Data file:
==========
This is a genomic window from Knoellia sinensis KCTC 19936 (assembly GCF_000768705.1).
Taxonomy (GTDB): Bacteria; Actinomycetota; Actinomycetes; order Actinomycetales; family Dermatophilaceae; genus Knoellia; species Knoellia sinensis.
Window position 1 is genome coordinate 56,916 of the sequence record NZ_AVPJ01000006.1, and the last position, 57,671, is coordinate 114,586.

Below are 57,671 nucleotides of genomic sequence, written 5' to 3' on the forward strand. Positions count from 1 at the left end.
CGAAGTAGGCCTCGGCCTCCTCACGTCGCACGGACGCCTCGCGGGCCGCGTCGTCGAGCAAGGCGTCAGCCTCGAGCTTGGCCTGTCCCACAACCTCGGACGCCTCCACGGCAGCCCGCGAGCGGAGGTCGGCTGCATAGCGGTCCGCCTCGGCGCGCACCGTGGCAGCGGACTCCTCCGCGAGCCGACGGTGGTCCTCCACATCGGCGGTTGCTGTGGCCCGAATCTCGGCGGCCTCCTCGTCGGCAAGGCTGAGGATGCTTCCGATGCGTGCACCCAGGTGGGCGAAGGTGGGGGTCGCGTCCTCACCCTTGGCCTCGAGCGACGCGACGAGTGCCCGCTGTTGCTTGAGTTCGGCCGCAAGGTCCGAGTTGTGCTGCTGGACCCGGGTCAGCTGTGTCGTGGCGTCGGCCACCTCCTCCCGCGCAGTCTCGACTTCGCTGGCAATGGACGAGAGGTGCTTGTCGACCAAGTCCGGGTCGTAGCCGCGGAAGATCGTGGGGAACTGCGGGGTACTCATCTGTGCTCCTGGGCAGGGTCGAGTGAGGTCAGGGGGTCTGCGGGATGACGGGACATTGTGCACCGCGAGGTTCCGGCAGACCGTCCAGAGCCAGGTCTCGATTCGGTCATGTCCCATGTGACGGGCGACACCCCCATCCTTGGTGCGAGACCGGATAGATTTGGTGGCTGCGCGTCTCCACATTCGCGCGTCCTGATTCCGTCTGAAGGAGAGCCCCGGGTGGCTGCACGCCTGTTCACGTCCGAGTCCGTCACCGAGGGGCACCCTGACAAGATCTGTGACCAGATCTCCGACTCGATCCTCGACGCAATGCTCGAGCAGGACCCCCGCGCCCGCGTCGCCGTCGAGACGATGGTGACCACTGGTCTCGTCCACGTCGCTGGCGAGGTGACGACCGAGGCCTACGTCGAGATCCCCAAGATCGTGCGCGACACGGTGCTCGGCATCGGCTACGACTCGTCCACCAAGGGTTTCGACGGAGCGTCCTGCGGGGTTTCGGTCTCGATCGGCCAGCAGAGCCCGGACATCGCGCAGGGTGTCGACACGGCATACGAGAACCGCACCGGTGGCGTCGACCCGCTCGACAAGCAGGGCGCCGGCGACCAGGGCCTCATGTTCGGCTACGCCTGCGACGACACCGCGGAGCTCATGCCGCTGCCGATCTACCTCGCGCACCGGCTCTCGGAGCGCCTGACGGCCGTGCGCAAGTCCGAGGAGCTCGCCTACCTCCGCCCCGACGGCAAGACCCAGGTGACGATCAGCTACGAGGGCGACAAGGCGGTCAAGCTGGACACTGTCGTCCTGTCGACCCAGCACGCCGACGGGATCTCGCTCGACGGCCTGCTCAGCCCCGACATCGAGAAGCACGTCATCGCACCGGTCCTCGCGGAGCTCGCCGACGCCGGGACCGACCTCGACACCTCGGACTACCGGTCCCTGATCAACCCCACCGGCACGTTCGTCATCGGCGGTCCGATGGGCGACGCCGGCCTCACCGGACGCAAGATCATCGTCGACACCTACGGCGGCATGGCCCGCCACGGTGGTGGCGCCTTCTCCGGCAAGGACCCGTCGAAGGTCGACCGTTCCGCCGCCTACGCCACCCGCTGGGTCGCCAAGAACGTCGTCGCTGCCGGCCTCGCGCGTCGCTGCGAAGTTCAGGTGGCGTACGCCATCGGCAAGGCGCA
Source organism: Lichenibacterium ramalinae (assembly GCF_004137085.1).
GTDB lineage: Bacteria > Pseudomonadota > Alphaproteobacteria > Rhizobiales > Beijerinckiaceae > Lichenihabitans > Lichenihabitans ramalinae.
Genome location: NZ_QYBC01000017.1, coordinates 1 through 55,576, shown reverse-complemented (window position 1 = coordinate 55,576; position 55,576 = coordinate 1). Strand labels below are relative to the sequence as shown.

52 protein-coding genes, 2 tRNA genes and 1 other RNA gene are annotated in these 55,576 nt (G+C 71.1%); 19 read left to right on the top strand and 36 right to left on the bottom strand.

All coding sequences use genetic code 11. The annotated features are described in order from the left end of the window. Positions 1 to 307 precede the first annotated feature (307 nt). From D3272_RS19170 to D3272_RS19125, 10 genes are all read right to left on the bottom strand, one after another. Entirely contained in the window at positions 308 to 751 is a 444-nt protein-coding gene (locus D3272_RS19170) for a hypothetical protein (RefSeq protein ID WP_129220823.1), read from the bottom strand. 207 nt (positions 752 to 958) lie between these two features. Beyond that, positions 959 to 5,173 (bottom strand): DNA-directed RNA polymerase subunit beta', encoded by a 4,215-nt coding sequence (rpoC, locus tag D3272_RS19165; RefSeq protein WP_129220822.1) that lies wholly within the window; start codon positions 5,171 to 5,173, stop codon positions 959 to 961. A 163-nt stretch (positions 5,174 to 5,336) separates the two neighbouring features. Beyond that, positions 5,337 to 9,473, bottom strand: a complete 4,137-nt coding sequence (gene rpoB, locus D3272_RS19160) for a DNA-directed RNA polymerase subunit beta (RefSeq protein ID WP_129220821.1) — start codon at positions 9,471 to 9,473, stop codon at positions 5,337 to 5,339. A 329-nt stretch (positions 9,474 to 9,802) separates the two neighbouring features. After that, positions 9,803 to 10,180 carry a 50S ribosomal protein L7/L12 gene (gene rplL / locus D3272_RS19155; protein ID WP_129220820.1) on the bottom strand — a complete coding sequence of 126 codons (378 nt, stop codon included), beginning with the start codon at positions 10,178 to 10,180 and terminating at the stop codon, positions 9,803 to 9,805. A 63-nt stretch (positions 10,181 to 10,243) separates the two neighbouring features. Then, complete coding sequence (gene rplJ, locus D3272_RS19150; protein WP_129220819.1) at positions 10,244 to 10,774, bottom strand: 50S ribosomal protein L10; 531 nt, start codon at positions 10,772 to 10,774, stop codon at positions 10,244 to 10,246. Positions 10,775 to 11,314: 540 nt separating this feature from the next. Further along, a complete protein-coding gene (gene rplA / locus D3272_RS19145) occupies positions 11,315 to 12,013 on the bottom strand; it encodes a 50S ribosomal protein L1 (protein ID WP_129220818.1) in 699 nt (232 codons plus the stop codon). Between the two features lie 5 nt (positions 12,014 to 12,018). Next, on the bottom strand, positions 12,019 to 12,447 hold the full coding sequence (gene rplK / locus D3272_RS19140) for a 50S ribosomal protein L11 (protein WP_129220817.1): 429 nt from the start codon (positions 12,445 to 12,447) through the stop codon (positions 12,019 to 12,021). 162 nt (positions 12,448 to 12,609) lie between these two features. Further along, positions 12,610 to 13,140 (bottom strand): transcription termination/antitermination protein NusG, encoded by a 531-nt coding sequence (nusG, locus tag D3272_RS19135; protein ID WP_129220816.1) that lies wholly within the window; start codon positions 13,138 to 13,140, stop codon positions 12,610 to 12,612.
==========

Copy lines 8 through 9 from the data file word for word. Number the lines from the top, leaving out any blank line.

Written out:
Genome location: NZ_QYBC01000017.1, coordinates 1 through 55,576, shown reverse-complemented (window position 1 = coordinate 55,576; position 55,576 = coordinate 1). Strand labels below are relative to the sequence as shown.

52 protein-coding genes, 2 tRNA genes and 1 other RNA gene are annotated in these 55,576 nt (G+C 71.1%); 19 read left to right on the top strand and 36 right to left on the bottom strand.